Monday, 8 December 2014

Thinking About Thor #2

Or the exploration of identity in Thor #2
by Jason Aaron, Russell Dauterman, and Matt Wilson; Marvel Comics

Whereas the first issue focused on how Thor Odinson’s loss of worthiness and Mjolnir’s choice of wielder affected the world around them, the second focuses on the internal monologue of our new Goddess of Thunder. We’re presented right away with a contrast—Thor’s outward speech is that of an Asgardian (even shown in the wonderful formal font we always see from our Asgardian characters in Marvel comics), but her internal monologue is decidedly more modern and casual.

Issue 1 faced down the question of worthiness; Issue 2 is the beginning of an exploration of identity.

*Spoilers* ahead, so turn back now if you want to read the issue before reading my take on it.

Since we still don't know the identity of the new Thor, obviously, the mystery of who our new Goddess of Thunder is will be forefront in this book for a while. A mystery that seems to exist on multiple levels in the comic: as the reader is figuring out who Thor might be, Thor is also trying to figure out her new identity. She recognizes, immediately, that something is different.

She’s speaking differently, trying to figure out how to fly, and discovering she has knowledge of events that it appears she previously did not. She herself has, or at least is, developing a new identity before the readers eyes.

 I am fascinated by the process of identity development; one of the biggest reasons I love working with adolescents is that this process is still a major focus of their daily life. The field of psychology has a wide range of theories outlining this process, with varying views about how and when (if ever), our identity reaches a state of being fully formed.

James Marcia’s theory of identity development, though typically applied to adolescents, is an interesting model to use when thinking about a super hero’s identity.  Marcia’s theory centers around the idea that identity is largely the result of choices and commitments made by an individual. Identity development involves exploring multiple roles and perspectives, then making a commitment to elements that best fit with their identity. Individuals still exploring multiple perspectives and ways to interact with the world are considered to be in crisis until they have explained a range of choices and made commitments.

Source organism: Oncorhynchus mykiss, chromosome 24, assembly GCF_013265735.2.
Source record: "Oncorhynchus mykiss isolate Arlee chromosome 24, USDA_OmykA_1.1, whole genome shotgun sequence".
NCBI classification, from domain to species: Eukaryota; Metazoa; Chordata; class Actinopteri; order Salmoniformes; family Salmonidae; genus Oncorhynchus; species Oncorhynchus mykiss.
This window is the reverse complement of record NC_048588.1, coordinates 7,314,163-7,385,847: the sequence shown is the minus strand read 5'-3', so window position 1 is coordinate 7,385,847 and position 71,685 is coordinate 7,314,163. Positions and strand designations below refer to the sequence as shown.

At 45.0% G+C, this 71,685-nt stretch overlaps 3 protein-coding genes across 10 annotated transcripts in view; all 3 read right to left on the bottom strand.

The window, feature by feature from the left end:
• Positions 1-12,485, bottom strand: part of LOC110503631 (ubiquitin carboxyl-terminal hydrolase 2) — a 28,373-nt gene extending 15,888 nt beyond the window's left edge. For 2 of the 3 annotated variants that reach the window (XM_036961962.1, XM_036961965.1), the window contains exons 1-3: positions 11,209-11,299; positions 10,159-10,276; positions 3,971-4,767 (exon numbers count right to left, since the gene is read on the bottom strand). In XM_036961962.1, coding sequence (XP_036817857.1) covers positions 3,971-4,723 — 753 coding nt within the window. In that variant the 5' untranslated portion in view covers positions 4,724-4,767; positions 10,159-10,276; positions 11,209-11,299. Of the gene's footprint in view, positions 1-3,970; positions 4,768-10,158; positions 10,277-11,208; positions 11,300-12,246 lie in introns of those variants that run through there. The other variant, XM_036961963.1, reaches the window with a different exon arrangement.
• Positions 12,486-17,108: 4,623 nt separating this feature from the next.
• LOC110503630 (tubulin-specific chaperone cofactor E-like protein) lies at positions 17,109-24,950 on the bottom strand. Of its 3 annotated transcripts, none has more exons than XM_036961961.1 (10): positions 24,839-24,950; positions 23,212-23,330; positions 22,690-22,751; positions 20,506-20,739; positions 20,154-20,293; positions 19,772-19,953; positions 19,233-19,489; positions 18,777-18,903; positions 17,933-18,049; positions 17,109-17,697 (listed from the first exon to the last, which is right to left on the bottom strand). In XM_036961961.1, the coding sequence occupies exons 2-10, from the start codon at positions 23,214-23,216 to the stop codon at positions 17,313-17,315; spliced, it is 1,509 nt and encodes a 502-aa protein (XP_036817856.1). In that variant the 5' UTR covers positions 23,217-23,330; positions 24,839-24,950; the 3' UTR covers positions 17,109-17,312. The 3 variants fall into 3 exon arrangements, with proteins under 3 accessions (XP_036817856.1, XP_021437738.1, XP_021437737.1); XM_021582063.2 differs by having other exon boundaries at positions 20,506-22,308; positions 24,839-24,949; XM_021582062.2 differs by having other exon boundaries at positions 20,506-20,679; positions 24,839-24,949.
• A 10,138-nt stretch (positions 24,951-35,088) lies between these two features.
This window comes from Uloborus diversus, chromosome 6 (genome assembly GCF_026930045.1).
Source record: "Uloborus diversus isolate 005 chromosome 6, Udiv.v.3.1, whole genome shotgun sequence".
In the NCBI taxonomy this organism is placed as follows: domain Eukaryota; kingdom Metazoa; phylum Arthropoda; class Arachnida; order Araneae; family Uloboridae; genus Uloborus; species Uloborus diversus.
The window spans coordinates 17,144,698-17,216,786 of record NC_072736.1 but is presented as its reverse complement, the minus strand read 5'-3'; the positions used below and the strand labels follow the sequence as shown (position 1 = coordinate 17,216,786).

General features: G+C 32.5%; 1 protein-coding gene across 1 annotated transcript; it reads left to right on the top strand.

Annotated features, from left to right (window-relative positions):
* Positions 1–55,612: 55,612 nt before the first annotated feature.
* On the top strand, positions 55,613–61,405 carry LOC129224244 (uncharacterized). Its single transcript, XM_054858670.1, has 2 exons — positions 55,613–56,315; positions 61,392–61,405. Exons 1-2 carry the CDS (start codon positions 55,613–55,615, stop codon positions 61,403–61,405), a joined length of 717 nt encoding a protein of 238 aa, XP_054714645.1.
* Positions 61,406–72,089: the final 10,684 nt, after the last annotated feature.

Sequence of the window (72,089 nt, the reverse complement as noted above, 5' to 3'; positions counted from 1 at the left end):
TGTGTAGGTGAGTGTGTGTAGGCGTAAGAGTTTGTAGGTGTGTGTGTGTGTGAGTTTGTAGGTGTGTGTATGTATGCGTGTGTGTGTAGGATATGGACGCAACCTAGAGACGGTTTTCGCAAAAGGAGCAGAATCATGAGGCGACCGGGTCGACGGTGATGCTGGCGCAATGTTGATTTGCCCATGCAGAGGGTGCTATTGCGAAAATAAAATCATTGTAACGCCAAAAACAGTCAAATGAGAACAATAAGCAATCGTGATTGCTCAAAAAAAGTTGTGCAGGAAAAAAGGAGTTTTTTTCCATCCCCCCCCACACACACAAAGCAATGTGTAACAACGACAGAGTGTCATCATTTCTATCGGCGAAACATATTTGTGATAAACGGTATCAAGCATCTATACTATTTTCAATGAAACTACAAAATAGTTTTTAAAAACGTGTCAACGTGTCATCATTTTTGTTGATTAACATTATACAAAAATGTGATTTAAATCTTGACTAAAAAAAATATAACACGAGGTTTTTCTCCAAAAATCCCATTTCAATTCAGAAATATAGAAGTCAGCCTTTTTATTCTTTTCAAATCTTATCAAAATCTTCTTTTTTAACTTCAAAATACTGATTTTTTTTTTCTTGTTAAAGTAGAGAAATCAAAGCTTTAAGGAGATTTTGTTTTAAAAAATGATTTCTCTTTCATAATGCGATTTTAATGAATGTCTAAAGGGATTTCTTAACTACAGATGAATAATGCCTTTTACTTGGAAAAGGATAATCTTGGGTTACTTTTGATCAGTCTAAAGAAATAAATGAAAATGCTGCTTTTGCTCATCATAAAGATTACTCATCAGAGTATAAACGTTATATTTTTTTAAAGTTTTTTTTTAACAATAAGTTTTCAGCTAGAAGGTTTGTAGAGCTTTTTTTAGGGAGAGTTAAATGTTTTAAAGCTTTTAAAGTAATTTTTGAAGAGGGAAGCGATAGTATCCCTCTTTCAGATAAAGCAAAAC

Our hero, who likely had finished adolescence and was carrying around a fully formed adult identity, is now facing down a serious identity crisis—having to integrate her prior identity (still a mystery to the reader) with a new role—being the Goddess of Thunder.  Before she can consider too many aspects of this identity crisis, she’s off, somehow knowing that the earth is in Peril.

Here’s what I like about our new Thor already: she’s jumping in to conflict Mjolnir first, working to keep Earth safe.  While it’s clear she didn’t know that picking up Mjolnir would change her into some sort of hero, she’s also clearly happy to use these new powers to enter the fight. At one point, she reflects that she’s not even sure what powers she’s gotten, and why Mjolnir chose her as worthy, but she keeps fighting, focusing on confronting one small challenge at a time.

 So, Who is Thor? Or, I guess, more appropriately…who was Thor? And what from her prior identity is going to carry forward? We already see that she’s willing to wade into battle to protect Midgard—is this a trait she’s carrying forward, or something inherent to the identity of Thor? I’m fascinated by the idea of integrating these two identities, one of which is still a mystery to the reader.

Issue two continues the mystery of Thor’s identity without sacrificing the forward motion of the plot. This identity exploration feels natural as it slides in along side the fights with Frost Giants, Trolls, Dark Elves, and Oil company executives. Small hints about who Thor was before she picked up the hammer pop up throughout the story, but the focus remains on who she is now, and on what she has to do to continue to protect Midgard. While we don’t yet know what in her past made her worthy, we see what sort of worthy action she is taking now.

“With that hammer in my hand, I was the goddess of Thunder,” she thinks to herself in the final panels, facing down Frost Giants without Mjolnir’s support. “So I guess now the question is: who am I without it?”

I want to know too.

Post be Jenn DePrey


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